March 28, 2009
PowerPoint slide from presentation at LPSC from Tom Giguere
Cryptomaria are mare basalt lavas that are covered by a layer of bright material. Significant amounts of cryptomaria are already known to occur around the Schickard area, and at the 2009 Lunar and Planetary Science Conference B. Ray Hawke, Tom Giguere and their colleagues have identified another large cryptomare area east of Mare Frigoris. Traditionally, buried maria are detected by recognition of dark halo craters, small impact craters that excavate through the bright covering and bring up dark maria ejecta. Copernicus H is a well known and easily visible example, with the bright ejecta from Copernicus hiding the mare lavas. Hawke's group found a new way to recognize buried mare. Instead of dark halo craters, they use iron-rich ejecta craters (IREC). Bright highlands material is iron-poor, but mare basalt is relatively iron-rich so that iron-rich ejecta is a sign of mare under a crater. Unfortunately, unlike DHC, IREC can not be recognized with your eyeball. But spectra (brightness at different wavelengths) created from Clementine images allows iron in ejecta to be recognized. The light pink in the map above shows the area of cryptomare (based on the distribution of IREC), showing that Mare Frigoris originally extended further east than we see it today. And the bright material that covers the mare? It's ejecta from Atlas, Hayn, Democritus and other recent craters.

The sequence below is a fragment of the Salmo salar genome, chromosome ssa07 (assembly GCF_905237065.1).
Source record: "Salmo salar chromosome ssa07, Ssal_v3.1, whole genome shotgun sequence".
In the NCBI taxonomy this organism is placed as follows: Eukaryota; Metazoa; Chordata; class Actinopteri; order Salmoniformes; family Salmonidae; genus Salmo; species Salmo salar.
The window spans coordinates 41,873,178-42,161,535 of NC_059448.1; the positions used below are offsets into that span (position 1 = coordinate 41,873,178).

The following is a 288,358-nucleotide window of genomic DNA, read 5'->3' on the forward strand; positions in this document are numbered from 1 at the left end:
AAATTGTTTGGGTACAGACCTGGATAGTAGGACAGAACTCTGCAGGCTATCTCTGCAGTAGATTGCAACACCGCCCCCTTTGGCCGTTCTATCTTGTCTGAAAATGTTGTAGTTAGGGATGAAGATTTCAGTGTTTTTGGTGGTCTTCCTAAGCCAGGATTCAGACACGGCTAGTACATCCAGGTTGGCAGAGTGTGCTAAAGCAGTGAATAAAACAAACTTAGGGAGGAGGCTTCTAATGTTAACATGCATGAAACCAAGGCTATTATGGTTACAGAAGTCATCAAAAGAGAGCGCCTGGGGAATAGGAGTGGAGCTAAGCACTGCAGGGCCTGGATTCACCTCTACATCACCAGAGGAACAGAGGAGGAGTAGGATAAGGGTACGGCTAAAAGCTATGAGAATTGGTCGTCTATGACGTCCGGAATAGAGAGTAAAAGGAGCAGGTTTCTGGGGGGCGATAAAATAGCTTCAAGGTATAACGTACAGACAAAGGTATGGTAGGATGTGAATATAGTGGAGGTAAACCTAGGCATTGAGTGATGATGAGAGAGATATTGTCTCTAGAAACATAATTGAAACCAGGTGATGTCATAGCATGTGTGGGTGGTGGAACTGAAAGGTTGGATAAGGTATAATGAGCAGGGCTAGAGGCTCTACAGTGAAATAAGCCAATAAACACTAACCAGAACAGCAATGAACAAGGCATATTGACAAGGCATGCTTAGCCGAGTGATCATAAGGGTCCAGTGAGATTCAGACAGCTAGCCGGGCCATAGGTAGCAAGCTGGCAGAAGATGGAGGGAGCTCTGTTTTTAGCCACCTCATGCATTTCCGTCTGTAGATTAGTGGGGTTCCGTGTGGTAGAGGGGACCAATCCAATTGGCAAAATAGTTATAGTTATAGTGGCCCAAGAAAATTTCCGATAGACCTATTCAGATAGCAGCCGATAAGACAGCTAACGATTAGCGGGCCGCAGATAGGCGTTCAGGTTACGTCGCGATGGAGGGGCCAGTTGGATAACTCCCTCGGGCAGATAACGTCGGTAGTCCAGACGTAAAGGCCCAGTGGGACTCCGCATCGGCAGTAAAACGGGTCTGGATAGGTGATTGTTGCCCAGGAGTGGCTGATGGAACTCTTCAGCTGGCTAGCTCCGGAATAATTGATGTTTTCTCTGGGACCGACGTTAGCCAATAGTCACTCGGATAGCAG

Rükl plates 6 & 15
Yesterday's LPOD: A New Standard
Tomorrow's LPOD: Cataloging Craters